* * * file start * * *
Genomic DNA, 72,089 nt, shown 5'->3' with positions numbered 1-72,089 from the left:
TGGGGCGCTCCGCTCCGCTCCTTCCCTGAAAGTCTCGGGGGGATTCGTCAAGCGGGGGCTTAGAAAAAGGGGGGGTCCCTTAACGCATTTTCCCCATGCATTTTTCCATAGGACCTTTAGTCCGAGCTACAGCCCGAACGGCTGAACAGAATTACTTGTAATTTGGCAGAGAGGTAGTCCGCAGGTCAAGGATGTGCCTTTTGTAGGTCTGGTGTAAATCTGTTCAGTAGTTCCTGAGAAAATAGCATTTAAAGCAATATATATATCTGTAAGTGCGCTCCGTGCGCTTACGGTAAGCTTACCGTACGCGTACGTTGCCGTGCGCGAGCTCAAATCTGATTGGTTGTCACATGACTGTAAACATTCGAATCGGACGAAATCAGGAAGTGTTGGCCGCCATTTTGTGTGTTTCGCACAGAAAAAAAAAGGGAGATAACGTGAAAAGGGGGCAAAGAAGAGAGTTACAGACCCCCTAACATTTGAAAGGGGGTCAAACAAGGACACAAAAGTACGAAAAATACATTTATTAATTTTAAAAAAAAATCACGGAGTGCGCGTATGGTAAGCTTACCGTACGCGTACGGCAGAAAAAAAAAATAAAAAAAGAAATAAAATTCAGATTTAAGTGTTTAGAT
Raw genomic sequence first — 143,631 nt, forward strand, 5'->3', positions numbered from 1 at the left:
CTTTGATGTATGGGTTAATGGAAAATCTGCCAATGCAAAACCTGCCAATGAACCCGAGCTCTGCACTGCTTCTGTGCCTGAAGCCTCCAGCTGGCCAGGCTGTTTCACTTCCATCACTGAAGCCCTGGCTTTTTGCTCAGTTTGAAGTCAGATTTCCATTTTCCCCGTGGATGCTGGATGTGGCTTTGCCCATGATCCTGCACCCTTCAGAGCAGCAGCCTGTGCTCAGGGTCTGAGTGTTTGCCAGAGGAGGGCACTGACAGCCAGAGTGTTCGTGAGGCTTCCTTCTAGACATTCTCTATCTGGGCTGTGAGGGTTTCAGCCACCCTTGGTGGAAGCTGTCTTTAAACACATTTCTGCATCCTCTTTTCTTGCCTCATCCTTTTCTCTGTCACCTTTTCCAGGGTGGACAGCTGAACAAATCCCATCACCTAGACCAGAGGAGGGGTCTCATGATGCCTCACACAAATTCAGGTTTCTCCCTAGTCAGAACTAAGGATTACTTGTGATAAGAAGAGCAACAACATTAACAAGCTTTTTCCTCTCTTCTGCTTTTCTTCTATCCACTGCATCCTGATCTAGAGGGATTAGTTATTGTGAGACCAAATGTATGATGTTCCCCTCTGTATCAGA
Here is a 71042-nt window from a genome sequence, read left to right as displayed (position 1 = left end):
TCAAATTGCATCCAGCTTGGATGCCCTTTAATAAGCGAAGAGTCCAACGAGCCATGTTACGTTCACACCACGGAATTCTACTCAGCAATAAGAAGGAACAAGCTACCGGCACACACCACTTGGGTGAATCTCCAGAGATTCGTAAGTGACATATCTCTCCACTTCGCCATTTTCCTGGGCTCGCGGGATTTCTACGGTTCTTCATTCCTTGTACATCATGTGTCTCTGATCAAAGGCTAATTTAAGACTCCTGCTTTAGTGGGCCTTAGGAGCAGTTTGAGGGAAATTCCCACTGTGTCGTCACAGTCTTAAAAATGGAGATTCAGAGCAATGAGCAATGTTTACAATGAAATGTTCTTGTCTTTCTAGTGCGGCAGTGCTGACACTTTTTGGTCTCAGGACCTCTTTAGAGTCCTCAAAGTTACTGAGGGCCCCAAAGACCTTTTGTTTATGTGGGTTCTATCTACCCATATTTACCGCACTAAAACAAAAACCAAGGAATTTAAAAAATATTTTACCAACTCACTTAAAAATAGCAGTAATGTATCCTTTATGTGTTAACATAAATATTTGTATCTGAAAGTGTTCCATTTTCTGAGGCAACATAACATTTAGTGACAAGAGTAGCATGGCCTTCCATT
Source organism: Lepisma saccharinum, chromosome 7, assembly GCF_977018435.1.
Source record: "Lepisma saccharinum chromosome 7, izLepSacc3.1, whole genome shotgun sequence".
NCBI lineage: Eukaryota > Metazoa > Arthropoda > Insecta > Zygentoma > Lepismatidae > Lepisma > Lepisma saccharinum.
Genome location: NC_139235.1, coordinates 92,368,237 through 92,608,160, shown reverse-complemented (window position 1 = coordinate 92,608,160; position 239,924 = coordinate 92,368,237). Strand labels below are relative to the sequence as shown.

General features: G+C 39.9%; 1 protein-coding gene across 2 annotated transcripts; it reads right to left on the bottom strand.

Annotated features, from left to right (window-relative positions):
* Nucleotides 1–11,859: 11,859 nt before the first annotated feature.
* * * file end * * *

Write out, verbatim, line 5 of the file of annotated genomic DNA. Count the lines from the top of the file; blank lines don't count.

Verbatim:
Here is a 71042-nt window from a genome sequence, read left to right as displayed (position 1 = left end):